Hey!

Just been trying to figure out the same thing. This is what I came up with:

*/10 * * * * lockf -t 0 /home/anonymous/.myscript.rb.lock
/usr/local/bin/screen -d -m -S myscript
/home/anonymous/.rvm/rubies/ruby-1.9.3-p0/bin/ruby
/home/anonymous/myscript.rb

Uses lockf to make sure the script isn't already running.

--Dwayne

On Sat, Jun 2, 2012 at 10:03 PM, Florian Gilcher <flo / andersground.net>wrote:

>
> On Jun 2, 2012, at 9:35 PM, Arun Tomar wrote:
>
>  On 06/03/2012 12:57 AM, Wybo Dekker wrote:
>
> I have, for the first time, installed ruby using rvm.
> I run my backups via crontab, calling a bash script that runs a ruby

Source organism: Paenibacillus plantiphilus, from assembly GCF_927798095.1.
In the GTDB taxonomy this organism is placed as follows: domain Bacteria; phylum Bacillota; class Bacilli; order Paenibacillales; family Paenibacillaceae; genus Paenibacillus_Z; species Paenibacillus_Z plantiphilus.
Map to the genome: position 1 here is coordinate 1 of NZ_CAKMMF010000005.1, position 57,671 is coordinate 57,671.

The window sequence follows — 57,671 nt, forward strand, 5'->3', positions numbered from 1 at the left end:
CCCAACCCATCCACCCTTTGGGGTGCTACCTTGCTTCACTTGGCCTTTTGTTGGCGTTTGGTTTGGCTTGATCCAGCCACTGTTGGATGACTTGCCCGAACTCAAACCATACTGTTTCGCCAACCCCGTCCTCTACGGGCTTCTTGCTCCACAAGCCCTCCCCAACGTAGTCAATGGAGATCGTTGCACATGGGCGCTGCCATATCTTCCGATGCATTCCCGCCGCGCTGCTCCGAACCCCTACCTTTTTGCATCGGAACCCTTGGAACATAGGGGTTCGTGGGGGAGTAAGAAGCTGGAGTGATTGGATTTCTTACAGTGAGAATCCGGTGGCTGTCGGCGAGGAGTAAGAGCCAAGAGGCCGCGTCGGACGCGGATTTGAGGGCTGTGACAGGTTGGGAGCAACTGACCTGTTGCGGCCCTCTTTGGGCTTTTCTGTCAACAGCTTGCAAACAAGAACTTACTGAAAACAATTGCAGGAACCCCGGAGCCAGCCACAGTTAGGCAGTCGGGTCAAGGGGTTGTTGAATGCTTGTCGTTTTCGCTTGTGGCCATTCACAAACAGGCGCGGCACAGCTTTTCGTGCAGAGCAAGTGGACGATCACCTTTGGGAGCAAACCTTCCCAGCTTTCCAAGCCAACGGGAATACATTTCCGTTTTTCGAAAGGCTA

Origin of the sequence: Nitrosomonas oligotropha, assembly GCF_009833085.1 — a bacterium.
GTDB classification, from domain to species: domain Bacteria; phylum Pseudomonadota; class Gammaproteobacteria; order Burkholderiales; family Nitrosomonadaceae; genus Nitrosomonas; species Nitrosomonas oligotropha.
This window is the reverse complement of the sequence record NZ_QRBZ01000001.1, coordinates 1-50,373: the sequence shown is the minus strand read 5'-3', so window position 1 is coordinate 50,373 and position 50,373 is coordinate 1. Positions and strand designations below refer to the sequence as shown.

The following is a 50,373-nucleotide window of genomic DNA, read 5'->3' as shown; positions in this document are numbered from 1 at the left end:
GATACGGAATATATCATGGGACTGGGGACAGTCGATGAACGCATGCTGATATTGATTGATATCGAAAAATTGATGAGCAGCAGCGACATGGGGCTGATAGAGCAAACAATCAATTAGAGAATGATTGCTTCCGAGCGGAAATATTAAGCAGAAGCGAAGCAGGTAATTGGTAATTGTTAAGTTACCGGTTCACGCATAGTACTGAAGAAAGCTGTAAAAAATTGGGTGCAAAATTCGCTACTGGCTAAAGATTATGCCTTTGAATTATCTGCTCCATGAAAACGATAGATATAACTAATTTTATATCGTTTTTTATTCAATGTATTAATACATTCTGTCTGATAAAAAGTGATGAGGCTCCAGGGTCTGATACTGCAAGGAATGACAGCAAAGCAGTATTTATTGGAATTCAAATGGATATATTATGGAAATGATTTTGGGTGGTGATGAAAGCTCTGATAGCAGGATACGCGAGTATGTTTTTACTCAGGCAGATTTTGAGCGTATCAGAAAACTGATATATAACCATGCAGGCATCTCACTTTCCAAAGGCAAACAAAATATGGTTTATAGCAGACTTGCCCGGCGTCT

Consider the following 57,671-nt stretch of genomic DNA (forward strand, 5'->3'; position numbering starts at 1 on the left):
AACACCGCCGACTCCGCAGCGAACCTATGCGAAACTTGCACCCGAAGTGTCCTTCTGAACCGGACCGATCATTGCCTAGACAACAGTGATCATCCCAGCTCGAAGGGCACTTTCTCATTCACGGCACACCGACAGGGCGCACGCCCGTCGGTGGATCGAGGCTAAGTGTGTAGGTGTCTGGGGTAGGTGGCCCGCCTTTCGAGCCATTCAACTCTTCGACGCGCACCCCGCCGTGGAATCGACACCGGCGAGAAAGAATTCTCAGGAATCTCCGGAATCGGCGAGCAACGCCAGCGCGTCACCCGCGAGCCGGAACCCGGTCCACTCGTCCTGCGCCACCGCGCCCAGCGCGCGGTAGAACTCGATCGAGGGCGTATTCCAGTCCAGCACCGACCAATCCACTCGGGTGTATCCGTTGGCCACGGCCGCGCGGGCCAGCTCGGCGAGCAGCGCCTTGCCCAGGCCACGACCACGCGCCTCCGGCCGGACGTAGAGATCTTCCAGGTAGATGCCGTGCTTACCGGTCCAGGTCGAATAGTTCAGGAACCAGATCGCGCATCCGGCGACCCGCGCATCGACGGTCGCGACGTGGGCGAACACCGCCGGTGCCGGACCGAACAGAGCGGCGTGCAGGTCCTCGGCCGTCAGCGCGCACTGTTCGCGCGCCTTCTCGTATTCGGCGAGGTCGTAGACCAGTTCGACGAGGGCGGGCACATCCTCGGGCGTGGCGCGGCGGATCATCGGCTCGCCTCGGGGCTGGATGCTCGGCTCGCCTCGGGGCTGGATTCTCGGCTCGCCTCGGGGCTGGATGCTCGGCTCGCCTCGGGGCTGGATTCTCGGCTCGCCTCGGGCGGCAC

> script. However, that script now tell me that it doesn't know about ruby.
> So I entered two lines in the bash script:
>
>   RVM=/usr/local/rvm/scripts/rvm
>   test -e $RVM && source $RVM
>
> and it runs OK; but it seems to me that this is not the way it should be
> done. Is it?
>
>
>
> Cron runs as sh shell. it doesn't read bashrc or profile.d files like
> rvm.sh. so it will not know where to find ruby that's installed in rvm.
>
> for one of our project this is how we've been running things:
>
> Note : We recommend to add cron job for checking the available network connections. Add following into the crontab :
>     */5 * * * * bash -c 'source /etc/profile.d/rvm.sh && /usr/bin/env ruby /usr/local/rvm/gems/ruby-1.9.3-p125/bin/ispunity monitor'
>
>
> also have a look at this
>
> https://rvm.io/integration/cron/
>
>
> Newer RVMs also have a script called `rvm_shell`.
>
>   $RVM_INSTALL_LOCATION/bin/rvm_shell 1.9.3 -c 'ispunity monitor'
>
> (or similar) should work.
>
> If you have a system level RVM, it should be rather easy.
>
> Regards,
> Florian
>